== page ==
When it did, everyone it asked apparently returned all copies of the document. In a statement reported in The Post in March, for instance, Mr. Ottaway said he the F.B.I. had told him that the document had "highly sensitive national security information."

"I returned it after consulting with Washington Post editors and lawyers, and concluding that it was not relevant to what I was working on at the time," Mr. Ottaway said.

In a sworn statement in June, a lawyer who had the document, Asim Ghafoor, said the bureau took custody of his laptop computer "in order that the document might be ‘scrubbed' from it."

The computer was returned weeks later.

In February 2006, the charity and the two lawyers who say they were wiretapped sued to stop the program, requesting financial damages. They attached a copy of the classified document, filing it under seal. They have not said how they came to have a copy.

Three weeks later, the lawyers for the foundation received a call from two Justice Department lawyers. The classified document "had not been properly secured," the lawyers said, according to a letter from the plaintiffs' lawyers to the judge.

As Mr. Eisenberg recalled it, the government lawyers said, "The F.B.I. is on its way to the courthouse to take possession of the document from the judge."

But Judge King, at a hurriedly convened hearing, would not yield it, and asked, "What if I say I will not deliver it to the F.B.I.?"

A Justice Department lawyer, Anthony J. Coppolino, gave a measured response, saying: "Your Honor, we obviously don't want to have any kind of a confrontation with you. But it has to be secured in a proper fashion."

The document was ultimately deposited in a "secure compartmented information facility" at the bureau office in Portland.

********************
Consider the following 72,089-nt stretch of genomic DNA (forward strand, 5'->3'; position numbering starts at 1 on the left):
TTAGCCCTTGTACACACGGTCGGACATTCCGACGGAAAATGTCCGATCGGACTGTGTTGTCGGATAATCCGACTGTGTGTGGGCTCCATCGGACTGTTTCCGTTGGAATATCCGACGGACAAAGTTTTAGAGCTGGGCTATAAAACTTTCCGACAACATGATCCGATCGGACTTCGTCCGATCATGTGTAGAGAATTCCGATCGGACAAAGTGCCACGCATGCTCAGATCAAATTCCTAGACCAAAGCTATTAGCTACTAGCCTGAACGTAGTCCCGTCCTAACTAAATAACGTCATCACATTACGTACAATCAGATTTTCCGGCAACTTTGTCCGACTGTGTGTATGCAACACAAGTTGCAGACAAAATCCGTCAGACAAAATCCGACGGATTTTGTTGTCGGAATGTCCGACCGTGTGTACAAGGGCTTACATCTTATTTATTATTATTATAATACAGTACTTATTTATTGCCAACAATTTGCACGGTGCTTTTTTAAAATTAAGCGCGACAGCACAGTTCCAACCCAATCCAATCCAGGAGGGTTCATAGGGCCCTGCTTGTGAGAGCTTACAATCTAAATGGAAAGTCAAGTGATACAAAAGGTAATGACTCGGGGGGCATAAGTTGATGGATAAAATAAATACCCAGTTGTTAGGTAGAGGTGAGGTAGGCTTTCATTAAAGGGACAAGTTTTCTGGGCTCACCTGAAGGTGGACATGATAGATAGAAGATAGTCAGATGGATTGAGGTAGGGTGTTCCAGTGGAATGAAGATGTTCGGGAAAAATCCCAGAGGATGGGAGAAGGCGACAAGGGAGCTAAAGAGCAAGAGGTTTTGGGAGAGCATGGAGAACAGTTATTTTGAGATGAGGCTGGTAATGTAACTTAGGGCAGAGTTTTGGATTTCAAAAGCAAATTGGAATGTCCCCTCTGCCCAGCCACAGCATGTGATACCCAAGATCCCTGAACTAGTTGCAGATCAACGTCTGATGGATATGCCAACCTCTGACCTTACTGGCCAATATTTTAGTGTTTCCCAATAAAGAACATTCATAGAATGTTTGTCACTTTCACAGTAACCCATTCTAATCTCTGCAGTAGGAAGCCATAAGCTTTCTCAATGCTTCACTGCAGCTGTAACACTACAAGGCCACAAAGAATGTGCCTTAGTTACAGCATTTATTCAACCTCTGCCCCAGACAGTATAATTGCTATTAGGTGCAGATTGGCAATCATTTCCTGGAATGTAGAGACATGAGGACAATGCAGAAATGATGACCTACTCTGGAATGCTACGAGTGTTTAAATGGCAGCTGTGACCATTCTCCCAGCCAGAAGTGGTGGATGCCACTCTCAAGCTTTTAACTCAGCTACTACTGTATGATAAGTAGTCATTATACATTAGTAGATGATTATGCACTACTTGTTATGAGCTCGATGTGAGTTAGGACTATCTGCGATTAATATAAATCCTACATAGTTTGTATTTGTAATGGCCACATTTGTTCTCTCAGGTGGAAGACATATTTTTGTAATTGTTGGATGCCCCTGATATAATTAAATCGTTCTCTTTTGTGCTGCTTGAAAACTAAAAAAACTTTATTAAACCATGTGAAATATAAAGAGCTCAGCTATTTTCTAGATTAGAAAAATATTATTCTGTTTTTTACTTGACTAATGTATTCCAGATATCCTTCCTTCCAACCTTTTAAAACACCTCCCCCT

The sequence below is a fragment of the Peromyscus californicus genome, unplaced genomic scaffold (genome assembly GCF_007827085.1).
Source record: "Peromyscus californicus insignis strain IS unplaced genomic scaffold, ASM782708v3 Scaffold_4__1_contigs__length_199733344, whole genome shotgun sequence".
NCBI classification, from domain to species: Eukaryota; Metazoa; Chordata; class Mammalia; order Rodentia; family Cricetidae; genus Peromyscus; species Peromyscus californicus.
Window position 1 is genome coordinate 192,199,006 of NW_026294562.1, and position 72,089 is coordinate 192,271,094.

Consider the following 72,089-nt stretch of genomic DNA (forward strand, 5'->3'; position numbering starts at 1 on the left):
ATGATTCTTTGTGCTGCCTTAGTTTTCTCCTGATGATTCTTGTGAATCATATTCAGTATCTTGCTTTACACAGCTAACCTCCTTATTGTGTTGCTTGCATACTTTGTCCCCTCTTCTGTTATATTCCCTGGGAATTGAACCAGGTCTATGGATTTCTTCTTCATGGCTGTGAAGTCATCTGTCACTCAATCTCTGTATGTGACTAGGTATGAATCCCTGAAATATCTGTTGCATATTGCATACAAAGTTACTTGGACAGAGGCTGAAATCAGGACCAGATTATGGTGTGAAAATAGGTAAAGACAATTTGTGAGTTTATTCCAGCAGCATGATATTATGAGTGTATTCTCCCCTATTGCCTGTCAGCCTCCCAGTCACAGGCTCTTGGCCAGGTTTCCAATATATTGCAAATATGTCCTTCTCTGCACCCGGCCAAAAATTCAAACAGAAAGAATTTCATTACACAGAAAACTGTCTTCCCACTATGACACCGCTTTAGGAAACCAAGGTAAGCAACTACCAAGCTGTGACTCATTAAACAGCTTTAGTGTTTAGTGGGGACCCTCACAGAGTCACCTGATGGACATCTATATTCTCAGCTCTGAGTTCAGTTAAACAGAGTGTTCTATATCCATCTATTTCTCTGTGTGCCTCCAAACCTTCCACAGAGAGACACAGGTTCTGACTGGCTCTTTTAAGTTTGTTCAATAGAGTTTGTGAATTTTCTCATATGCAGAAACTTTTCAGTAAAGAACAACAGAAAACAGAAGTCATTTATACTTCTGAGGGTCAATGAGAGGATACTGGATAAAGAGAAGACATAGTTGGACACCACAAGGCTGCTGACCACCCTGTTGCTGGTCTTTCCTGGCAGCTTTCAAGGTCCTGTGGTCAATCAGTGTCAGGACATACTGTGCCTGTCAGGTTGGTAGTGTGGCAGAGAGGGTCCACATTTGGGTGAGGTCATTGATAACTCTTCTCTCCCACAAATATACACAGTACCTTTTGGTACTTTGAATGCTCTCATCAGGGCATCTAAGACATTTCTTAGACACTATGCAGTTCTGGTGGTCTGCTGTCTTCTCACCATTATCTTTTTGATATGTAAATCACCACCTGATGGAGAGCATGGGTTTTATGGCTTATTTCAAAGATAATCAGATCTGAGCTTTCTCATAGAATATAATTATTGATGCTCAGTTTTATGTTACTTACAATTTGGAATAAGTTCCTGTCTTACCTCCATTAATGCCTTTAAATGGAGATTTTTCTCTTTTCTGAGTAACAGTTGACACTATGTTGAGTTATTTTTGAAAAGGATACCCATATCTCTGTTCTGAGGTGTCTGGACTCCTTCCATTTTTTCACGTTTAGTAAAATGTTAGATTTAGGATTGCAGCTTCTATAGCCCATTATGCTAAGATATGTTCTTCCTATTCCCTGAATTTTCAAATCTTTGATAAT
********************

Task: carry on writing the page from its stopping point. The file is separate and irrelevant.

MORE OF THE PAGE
In the meantime, copies of the document appear to have been sent abroad, and the government concedes that it has made no efforts to contact people overseas who it suspects have them.

"It's probably gone many, many places," Judge King said of the document at the August hearing. "Who is it secret from?"

A Justice Department lawyer, Andrew H. Tannenbaum, replied, "It's secret from anyone who has not seen it."

He added, "The document must be completely removed from the case, and plaintiffs are not allowed to rely on it to prove their claims."

Judge King wondered aloud about the implications of that position, saying, "There is nothing in the law that requires them to purge their memory."

Mr. Eisenberg, in an interview, said that was precisely the government position. "They claim they own the portions of our brains that remember anything," he said.

In a decision in September, Judge King ruled that the plaintiffs were not entitled to review the document again but could rely on their recollections of it. In October, they filed a motion for summary judgment, a routine step in many civil litigations. In a sealed filing, they described the classified document.

Government lawyers sent Judge King a letter saying the plaintiffs had "mishandled information contained in the classified document" by, among other actions, preparing filings on their own computers.

In a telephone conference on Nov. 1, Judge King appeared unpersuaded. "My problem with your statement," he told Mr. Tannenbaum, "is that you assume you are absolutely correct in everything you are stating, and I am not sure that you are."

Mr. Boyd of the Justice Department said the government "continues to explore with counsel ways in which the classified information may be properly protected without any intrusion on the attorney-client privilege."